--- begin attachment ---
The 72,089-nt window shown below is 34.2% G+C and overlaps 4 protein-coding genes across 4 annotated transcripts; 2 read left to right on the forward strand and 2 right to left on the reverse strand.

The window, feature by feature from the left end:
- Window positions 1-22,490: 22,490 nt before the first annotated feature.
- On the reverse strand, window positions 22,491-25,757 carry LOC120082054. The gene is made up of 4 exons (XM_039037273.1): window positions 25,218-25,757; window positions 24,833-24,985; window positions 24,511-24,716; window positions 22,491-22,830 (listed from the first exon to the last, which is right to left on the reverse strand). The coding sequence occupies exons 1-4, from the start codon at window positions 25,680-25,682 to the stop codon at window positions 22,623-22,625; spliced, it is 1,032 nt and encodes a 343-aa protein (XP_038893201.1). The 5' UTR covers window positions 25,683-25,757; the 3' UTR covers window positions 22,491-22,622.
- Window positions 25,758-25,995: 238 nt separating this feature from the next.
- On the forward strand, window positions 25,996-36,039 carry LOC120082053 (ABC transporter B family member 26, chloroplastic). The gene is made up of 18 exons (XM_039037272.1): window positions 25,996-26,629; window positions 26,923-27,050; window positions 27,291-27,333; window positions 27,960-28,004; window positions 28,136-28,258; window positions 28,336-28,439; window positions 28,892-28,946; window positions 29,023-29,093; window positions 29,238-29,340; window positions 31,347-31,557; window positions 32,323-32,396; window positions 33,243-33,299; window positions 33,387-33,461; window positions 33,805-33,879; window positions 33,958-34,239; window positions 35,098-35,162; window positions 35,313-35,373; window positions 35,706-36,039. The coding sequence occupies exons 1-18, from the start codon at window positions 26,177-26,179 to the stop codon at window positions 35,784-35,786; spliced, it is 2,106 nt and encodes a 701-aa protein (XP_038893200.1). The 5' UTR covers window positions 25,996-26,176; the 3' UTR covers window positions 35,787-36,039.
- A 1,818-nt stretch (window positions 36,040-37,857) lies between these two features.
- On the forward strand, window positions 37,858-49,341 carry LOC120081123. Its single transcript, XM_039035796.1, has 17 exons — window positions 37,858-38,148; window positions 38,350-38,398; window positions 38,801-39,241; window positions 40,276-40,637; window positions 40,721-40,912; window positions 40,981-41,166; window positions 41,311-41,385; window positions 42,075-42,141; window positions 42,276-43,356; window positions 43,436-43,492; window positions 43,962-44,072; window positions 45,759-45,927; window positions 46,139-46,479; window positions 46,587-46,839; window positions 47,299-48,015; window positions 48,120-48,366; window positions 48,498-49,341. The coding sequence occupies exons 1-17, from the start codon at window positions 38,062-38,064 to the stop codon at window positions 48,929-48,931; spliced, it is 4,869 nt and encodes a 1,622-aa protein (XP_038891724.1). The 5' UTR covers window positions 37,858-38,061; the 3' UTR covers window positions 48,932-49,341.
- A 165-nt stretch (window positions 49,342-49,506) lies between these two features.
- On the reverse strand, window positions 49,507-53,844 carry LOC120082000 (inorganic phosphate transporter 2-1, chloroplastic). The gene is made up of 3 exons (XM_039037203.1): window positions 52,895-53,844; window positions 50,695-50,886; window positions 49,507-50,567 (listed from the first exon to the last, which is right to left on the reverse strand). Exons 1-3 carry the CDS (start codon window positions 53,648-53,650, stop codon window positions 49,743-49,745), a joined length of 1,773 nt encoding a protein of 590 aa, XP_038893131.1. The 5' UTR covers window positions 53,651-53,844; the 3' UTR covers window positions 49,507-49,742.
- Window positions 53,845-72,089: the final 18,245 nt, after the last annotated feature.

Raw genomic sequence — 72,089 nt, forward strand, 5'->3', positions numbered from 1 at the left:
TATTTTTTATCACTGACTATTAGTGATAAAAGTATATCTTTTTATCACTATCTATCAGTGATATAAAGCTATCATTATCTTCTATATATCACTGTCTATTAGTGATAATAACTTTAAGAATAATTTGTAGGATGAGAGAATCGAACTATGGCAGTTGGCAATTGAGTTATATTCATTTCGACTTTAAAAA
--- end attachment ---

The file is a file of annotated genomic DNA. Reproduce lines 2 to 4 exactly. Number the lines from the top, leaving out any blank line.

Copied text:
The window, feature by feature from the left end:
- Window positions 1-22,490: 22,490 nt before the first annotated feature.
- On the reverse strand, window positions 22,491-25,757 carry LOC120082054. The gene is made up of 4 exons (XM_039037273.1): window positions 25,218-25,757; window positions 24,833-24,985; window positions 24,511-24,716; window positions 22,491-22,830 (listed from the first exon to the last, which is right to left on the reverse strand). The coding sequence occupies exons 1-4, from the start codon at window positions 25,680-25,682 to the stop codon at window positions 22,623-22,625; spliced, it is 1,032 nt and encodes a 343-aa protein (XP_038893201.1). The 5' UTR covers window positions 25,683-25,757; the 3' UTR covers window positions 22,491-22,622.